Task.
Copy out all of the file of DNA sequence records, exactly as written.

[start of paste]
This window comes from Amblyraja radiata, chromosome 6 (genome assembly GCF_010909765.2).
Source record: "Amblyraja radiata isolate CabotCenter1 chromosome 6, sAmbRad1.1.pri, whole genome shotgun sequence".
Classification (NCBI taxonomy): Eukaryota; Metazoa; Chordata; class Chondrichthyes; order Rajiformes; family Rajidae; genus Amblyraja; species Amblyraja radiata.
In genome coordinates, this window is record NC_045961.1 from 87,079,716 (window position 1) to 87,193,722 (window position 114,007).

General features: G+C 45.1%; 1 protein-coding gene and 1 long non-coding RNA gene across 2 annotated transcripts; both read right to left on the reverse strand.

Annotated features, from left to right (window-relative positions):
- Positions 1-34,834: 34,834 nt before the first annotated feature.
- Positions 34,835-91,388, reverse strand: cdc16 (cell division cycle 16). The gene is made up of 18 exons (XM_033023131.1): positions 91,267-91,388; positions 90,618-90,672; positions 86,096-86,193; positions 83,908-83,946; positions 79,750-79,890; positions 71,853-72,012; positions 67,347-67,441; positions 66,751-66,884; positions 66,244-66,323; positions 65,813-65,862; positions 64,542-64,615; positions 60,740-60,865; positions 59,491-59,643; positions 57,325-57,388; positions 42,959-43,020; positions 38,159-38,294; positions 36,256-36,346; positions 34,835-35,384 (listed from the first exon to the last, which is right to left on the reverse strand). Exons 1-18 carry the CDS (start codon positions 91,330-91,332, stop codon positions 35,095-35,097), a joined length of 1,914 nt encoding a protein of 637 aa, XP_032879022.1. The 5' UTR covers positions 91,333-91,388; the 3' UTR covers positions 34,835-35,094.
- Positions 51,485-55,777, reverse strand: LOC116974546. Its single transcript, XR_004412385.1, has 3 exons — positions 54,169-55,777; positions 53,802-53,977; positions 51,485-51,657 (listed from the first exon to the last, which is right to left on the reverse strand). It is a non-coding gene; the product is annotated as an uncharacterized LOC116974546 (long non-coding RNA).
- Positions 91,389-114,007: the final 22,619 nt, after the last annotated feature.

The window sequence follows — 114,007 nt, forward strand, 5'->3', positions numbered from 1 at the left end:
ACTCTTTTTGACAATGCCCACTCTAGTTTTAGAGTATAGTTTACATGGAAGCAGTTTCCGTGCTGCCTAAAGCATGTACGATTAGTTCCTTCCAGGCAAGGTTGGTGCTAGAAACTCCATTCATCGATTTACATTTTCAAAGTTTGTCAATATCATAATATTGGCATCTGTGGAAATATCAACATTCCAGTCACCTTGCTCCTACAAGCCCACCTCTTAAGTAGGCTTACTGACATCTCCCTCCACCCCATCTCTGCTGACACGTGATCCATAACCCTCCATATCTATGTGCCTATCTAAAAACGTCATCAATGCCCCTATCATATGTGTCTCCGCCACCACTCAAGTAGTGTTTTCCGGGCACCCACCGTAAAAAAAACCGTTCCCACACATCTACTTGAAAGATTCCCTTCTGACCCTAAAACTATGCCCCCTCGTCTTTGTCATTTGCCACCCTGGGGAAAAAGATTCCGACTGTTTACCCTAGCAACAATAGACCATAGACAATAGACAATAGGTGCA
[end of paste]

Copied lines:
This window comes from Amblyraja radiata, chromosome 6 (genome assembly GCF_010909765.2).
Source record: "Amblyraja radiata isolate CabotCenter1 chromosome 6, sAmbRad1.1.pri, whole genome shotgun sequence".
Classification (NCBI taxonomy): Eukaryota; Metazoa; Chordata; class Chondrichthyes; order Rajiformes; family Rajidae; genus Amblyraja; species Amblyraja radiata.
In genome coordinates, this window is record NC_045961.1 from 87,079,716 (window position 1) to 87,193,722 (window position 114,007).

General features: G+C 45.1%; 1 protein-coding gene and 1 long non-coding RNA gene across 2 annotated transcripts; both read right to left on the reverse strand.

Annotated features, from left to right (window-relative positions):
- Positions 1-34,834: 34,834 nt before the first annotated feature.
- Positions 34,835-91,388, reverse strand: cdc16 (cell division cycle 16). The gene is made up of 18 exons (XM_033023131.1): positions 91,267-91,388; positions 90,618-90,672; positions 86,096-86,193; positions 83,908-83,946; positions 79,750-79,890; positions 71,853-72,012; positions 67,347-67,441; positions 66,751-66,884; positions 66,244-66,323; positions 65,813-65,862; positions 64,542-64,615; positions 60,740-60,865; positions 59,491-59,643; positions 57,325-57,388; positions 42,959-43,020; positions 38,159-38,294; positions 36,256-36,346; positions 34,835-35,384 (listed from the first exon to the last, which is right to left on the reverse strand). Exons 1-18 carry the CDS (start codon positions 91,330-91,332, stop codon positions 35,095-35,097), a joined length of 1,914 nt encoding a protein of 637 aa, XP_032879022.1. The 5' UTR covers positions 91,333-91,388; the 3' UTR covers positions 34,835-35,094.
- Positions 51,485-55,777, reverse strand: LOC116974546. Its single transcript, XR_004412385.1, has 3 exons — positions 54,169-55,777; positions 53,802-53,977; positions 51,485-51,657 (listed from the first exon to the last, which is right to left on the reverse strand). It is a non-coding gene; the product is annotated as an uncharacterized LOC116974546 (long non-coding RNA).
- Positions 91,389-114,007: the final 22,619 nt, after the last annotated feature.

The window sequence follows — 114,007 nt, forward strand, 5'->3', positions numbered from 1 at the left end:
ACTCTTTTTGACAATGCCCACTCTAGTTTTAGAGTATAGTTTACATGGAAGCAGTTTCCGTGCTGCCTAAAGCATGTACGATTAGTTCCTTCCAGGCAAGGTTGGTGCTAGAAACTCCATTCATCGATTTACATTTTCAAAGTTTGTCAATATCATAATATTGGCATCTGTGGAAATATCAACATTCCAGTCACCTTGCTCCTACAAGCCCACCTCTTAAGTAGGCTTACTGACATCTCCCTCCACCCCATCTCTGCTGACACGTGATCCATAACCCTCCATATCTATGTGCCTATCTAAAAACGTCATCAATGCCCCTATCATATGTGTCTCCGCCACCACTCAAGTAGTGTTTTCCGGGCACCCACCGTAAAAAAAACCGTTCCCACACATCTACTTGAAAGATTCCCTTCTGACCCTAAAACTATGCCCCCTCGTCTTTGTCATTTGCCACCCTGGGGAAAAAGATTCCGACTGTTTACCCTAGCAACAATAGACCATAGACAATAGACAATAGGTGCA